Engaging ASEAN in the protection, promotion and fulfillment of Child Rights Commission
21 September 2006 6:00 pm
During an informal roundtable discussion on the importance of engaging ASEAN on the promotion and protection of Child Rights Commission, Civil Society groups have recommended that the Commission be made an inter-governmental body and with a legal entity. There were also recommendations that the Commission adheres to international human rights standards and that it works with civil society and National Institutions.During an informal roundtable discussion on the importance of engaging ASEAN on the promotion and protection of the Child Rights Commission on 20 September, Civil Society groups have recommended that the Commission be made an inter-governmental body with a legal entity.
There were also recommendations that the Commission adheres to international human rights standards and that it works with civil society and National Institutions.
The roundtable was organised by Asia and Pacific Regional Resource Centre for Human Rights Education (ARRC) and Southeast Asia Coalition to stop the use of child soldiers (SEACSUCS).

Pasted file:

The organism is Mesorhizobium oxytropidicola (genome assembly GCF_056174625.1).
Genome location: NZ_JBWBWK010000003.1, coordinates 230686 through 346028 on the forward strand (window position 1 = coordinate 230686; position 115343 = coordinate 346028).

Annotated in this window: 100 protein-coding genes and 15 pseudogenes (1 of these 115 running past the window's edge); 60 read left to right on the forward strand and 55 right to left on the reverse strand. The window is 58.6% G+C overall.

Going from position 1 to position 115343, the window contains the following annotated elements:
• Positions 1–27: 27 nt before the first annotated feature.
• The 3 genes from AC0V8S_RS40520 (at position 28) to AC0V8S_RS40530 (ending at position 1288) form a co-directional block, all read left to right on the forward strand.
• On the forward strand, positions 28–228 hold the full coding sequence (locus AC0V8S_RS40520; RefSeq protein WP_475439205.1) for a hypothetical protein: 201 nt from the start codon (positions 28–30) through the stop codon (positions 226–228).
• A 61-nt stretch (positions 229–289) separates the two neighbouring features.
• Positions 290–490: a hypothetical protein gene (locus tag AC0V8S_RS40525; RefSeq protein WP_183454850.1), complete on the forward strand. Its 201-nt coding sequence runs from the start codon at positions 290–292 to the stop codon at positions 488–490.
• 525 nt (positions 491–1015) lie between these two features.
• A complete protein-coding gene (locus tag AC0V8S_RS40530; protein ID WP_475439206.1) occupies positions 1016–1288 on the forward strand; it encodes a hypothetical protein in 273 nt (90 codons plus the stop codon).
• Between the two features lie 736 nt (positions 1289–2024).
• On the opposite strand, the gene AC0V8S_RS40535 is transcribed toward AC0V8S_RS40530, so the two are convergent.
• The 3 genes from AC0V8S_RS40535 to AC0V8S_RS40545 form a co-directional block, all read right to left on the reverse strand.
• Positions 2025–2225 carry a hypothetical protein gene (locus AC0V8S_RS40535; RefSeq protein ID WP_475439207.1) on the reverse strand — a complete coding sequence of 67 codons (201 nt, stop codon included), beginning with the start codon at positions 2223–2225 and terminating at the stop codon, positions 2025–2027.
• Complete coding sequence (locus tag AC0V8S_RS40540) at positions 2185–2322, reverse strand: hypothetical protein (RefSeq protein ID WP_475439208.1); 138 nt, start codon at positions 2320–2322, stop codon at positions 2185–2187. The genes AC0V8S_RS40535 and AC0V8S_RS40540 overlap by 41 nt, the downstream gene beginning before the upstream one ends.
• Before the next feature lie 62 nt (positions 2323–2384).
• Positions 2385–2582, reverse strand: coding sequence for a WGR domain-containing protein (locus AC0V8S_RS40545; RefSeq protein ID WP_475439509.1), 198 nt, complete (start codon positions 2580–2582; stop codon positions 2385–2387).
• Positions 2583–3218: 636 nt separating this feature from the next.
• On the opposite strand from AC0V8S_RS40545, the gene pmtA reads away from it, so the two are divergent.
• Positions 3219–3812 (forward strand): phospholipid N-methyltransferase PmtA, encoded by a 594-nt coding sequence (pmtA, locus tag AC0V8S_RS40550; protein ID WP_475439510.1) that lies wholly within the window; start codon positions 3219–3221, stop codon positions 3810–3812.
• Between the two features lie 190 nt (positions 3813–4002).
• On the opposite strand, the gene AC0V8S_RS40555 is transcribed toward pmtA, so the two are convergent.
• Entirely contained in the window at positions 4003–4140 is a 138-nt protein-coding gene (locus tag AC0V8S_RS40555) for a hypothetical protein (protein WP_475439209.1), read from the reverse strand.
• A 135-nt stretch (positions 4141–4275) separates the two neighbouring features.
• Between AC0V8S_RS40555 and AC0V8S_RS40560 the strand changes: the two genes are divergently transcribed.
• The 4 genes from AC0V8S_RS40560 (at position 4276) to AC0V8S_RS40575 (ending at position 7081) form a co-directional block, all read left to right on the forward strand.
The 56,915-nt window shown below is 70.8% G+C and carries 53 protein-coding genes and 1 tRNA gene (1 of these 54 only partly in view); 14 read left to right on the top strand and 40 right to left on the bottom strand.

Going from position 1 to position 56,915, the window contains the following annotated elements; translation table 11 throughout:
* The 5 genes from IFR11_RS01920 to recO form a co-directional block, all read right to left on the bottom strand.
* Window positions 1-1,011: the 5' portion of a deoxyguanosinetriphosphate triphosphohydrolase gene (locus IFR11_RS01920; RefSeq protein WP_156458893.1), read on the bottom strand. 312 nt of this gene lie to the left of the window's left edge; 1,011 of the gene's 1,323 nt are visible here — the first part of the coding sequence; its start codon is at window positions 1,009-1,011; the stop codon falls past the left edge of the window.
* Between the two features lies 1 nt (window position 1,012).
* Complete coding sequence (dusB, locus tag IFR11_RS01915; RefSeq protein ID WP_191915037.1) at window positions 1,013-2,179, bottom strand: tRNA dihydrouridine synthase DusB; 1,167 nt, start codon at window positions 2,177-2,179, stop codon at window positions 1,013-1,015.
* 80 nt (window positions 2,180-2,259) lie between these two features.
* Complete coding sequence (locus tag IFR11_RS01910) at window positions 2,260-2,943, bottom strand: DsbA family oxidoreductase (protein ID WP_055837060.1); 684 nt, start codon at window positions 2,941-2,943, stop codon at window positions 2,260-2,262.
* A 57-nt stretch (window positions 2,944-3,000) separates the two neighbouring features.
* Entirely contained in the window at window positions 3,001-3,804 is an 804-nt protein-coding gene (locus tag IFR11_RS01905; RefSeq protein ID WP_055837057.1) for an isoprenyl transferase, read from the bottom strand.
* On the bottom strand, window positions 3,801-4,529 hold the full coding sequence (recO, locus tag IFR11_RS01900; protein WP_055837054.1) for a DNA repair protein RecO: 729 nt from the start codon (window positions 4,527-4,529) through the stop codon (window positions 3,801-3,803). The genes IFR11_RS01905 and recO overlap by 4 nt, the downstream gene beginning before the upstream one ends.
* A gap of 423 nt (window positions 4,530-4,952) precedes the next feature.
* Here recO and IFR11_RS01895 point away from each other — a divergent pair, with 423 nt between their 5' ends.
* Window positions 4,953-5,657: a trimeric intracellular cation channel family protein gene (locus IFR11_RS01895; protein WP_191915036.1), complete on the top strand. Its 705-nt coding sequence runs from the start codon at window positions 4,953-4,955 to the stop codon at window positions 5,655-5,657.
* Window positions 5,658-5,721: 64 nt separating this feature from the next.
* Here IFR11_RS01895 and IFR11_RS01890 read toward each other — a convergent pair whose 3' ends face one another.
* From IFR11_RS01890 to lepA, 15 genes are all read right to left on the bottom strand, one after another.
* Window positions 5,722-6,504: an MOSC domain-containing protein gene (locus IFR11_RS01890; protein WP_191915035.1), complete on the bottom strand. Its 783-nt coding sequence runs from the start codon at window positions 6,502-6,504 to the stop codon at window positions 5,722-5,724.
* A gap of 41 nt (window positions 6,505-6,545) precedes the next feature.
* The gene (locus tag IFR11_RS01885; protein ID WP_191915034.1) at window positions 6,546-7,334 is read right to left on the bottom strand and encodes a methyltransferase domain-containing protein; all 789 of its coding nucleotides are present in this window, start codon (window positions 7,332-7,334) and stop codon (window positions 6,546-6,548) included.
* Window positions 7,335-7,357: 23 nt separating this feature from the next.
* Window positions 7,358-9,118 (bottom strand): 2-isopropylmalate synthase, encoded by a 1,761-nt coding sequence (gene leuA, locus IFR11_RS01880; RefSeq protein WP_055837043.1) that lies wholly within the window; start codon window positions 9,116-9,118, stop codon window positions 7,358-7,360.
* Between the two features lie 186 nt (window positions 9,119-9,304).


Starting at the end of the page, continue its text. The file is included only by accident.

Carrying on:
Amnesty International Thailand, Plan International, CIDA (SEARCH), Jesuit Refugee Services, several local Thai NGO’s and child rights organisations were present at the roundtable.
Ray Paulo, from the working group on ASEAN Human Rights (HR) mechanism gave an overview of the ASEAN HR mechanism and how it has progressed so far and what has been the role of the working group.
Prof. Sriprapha and Prof. Varaporn from the Office of Human Rights Studies, Mahidol University, made presentations on the mechanism for the study project “Towards an ASEAN commission on the protection and promotion of HR of women and children”.
This study project has been commissioned by ASEAN itself. The objective of the study is to map the current mechanisms in ASEAN countries, identify gaps and make recommendations for the ASEAN commission.
They presented the mechanism by which they are going to conduct the study and subsequently make recommendations to ASEAN; this study is currently underway. Researchers are undertaking country visits and taking inputs from national NGOs, governments and NIs.
It was clarified that ASEAN countries agreed to have this commission since all countries had ratified the Convention on the Elimination of Discrimination Against Women and Child Rights Commission.
However, there was no clarity as to why both women’s rights and child rights were clubbed together, when in reality there are specific and particular issues.